Using Conversion Funnel to Analyse Digital Campaign Effectiveness

Like all the new years that have gone by, now is the time to revisit certain fundamentals that beckon more attention when it comes to tracking, measuring, and analysing the efficiency of your digital programmes. Here is a quick overview of the various ‘mile stone’ metrics that constitute the much spoken about ‘conversion funnel’ – a mission-critical dashboard which marketers need to keep on their radars on a continual basis.

What Is a Conversion Funnel?

It is the ‘in-site’ journey of users who land on a marketer’s website, driven there via various channels – both online (display, search marketing, etc.), as well as offline (print, TV, etc.). It’s of extreme importance to keep track of the percentage of visitors that are contributed by each channel and the quality of the visitors as judged by various activities they perform within a site. This is because such analysis empowers the marketer with valuable business intelligence data that can then be applied to derive maximum mileage out of the multiple media initiatives. Therefore, one should have a clear view of the various metrics to zero-in on, while looking at the reams of data that are churned out by various Web analytics tools and other external measurement and tracking systems. Measuring what can be tracked is passé; measuring relevant parameters for actionable outputs is today’s mantra.

Visitor Journey and Measurement Metrics

We can classify the relevant measurable parameters corresponding to the visitor journey in to a few broad layers that we shall refer to by the following names – top-line, just-below-the-line, below-the-line, and bottom-line.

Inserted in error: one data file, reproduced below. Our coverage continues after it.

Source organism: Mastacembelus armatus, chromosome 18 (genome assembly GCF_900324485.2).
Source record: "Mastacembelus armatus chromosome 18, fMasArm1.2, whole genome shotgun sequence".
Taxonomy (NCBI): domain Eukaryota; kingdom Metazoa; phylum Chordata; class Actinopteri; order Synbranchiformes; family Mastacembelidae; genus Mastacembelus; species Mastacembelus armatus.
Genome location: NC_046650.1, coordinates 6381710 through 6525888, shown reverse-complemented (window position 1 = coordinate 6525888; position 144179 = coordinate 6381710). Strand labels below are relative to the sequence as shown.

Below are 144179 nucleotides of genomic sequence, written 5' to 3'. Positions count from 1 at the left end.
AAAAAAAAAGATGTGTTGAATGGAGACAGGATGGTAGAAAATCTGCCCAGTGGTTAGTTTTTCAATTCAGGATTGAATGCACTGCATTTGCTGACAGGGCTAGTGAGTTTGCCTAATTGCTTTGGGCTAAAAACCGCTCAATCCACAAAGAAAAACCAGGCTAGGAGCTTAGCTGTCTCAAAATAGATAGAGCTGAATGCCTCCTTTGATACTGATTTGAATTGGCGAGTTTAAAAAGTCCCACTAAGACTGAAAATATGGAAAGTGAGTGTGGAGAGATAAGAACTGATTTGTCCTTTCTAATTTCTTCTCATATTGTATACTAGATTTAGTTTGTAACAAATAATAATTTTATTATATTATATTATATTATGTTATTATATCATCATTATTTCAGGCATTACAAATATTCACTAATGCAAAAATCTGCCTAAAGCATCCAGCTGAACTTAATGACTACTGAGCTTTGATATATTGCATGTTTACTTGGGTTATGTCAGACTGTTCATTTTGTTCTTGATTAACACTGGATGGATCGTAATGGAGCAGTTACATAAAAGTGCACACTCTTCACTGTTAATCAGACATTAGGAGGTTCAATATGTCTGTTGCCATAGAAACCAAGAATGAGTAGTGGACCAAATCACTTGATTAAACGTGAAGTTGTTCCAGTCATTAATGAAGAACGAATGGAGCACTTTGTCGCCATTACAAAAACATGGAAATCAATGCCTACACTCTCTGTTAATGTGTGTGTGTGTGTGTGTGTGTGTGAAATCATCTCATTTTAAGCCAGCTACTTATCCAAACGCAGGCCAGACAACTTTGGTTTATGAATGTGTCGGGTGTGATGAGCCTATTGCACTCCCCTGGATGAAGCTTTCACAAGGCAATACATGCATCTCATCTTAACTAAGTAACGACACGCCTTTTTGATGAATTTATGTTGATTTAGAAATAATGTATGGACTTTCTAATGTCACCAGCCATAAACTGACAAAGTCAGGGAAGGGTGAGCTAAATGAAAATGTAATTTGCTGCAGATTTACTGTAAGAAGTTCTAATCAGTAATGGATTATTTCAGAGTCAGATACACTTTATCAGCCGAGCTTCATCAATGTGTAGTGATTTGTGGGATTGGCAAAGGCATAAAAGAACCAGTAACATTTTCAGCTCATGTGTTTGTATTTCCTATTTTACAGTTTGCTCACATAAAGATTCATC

Top-line metrics are the simplest of all and are in vogue amongst a large faction of the marketers for judging channel/media performance simply because this is the first ‘feedback mechanism’ that is easily available (read: without incurring extra tracking dollars) from the channels/media. The following illustration provides the ‘good ole’ metrics that proliferated as key metrics during a good part of the decade.

Marketers who focus on such metrics are largely looking at the efficiency of the channel initiative at the surface level without being exposed to how each of these relate back to the quality of the visitors delivered by each channel. These metrics may be used as primary efficacy gauges only if the website is not being considered as an active engagement platform that contributes towards acquiring, nurturing, and retaining consumers in the long term. This forms the ‘awareness/recall’ phase of the consumer journey as well.

Just-below-the-line metrics are comprised of a family of parameters that primarily contribute more stature to the top-line metrics and form the next stop for the visitor journey within the site (see figure below). They resort to tracking and measuring click-stream from various sources, categorising and attributing the visitor stream to various channels, and attempting to attach an initial quality score to the classifications based on the ‘instances’ or ‘activities’ that visitors engage in as soon as they enter the site. This layer also projects a macro-view of the visitor stream pie that helps one understand the ‘play’ of each channel as visitor contributors and also identifies the potential of each channel towards increasing quality traffic based on a period-based trending analysis. More importantly, this forms the ‘interest/research’ part of the consumer journey where they form early perceptions, opinions, and initial consideration.

A few pertinent ‘derived metrics’ that marketers can analyse against each contributing channel based on the above two layers are as below. Readers need to bear in mind that many derivations can be made from the various parameters appearing across the two layers depending on the need.